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Solid Earth An interactive open-access journal of the European Geosciences Union
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Volume 4, issue 2
Solid Earth, 4, 543-554, 2013
https://doi.org/10.5194/se-4-543-2013
© Author(s) 2013. This work is distributed under
the Creative Commons Attribution 3.0 License.
Solid Earth, 4, 543-554, 2013
https://doi.org/10.5194/se-4-543-2013
© Author(s) 2013. This work is distributed under
the Creative Commons Attribution 3.0 License.

Method article 23 Dec 2013

Method article | 23 Dec 2013

Study on the limitations of travel-time inversion applied to sub-basalt imaging

I. Flecha1, R. Carbonell1, and R. W. Hobbs2 I. Flecha et al.
  • 1Departament de Estructura i Dinàmica de la Terra, Institut de Ciències de la Terra Jaume Almera-ICTJA-CSIC, C/ Lluís Solé i Sabarís s/n, 08028, Barcelona, Spain
  • 2Department of Earth Sciences, University of Durham, Durham DH1 3LE, UK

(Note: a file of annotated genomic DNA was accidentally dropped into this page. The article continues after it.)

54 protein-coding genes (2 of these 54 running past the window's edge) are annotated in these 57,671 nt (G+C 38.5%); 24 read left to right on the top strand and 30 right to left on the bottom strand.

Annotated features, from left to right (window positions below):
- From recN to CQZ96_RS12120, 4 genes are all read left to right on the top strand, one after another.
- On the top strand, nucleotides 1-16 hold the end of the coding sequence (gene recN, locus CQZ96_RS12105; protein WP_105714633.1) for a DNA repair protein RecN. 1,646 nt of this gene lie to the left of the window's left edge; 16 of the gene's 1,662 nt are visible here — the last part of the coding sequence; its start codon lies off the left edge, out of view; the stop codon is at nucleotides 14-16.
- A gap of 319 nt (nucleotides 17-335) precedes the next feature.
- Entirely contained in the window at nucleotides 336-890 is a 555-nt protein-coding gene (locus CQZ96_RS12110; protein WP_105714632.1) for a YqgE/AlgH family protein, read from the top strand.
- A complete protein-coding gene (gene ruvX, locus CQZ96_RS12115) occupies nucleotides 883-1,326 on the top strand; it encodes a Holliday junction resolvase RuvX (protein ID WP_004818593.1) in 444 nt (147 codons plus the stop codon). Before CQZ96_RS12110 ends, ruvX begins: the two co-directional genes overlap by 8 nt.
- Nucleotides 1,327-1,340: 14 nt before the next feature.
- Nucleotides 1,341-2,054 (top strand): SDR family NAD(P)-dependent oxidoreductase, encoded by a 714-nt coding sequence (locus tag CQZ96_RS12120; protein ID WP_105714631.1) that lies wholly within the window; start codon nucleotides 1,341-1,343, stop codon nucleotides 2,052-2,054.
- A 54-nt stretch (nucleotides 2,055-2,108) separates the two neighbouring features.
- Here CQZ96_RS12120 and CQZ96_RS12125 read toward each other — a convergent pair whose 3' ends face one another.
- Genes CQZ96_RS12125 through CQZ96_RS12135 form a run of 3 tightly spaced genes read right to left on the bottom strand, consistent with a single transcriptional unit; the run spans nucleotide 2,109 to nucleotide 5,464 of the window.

Abstract. The difficulties of seismic imaging beneath high velocity structures are widely recognised. In this setting, theoretical analysis of synthetic wide-angle seismic reflection data indicates that velocity models are not well constrained. A two-dimensional velocity model was built to simulate a simplified structural geometry given by a basaltic wedge placed within a sedimentary sequence. This model reproduces the geological setting in areas of special interest for the oil industry as the Faroe-Shetland Basin. A wide-angle synthetic dataset was calculated on this model using an elastic finite difference scheme. This dataset provided travel times for tomographic inversions. Results show that the original model can not be completely resolved without considering additional information. The resolution of nonlinear inversions lacks a functional mathematical relationship, therefore, statistical approaches are required. Stochastic tests based on Metropolis techniques support the need of additional information to properly resolve sub-basalt structures.

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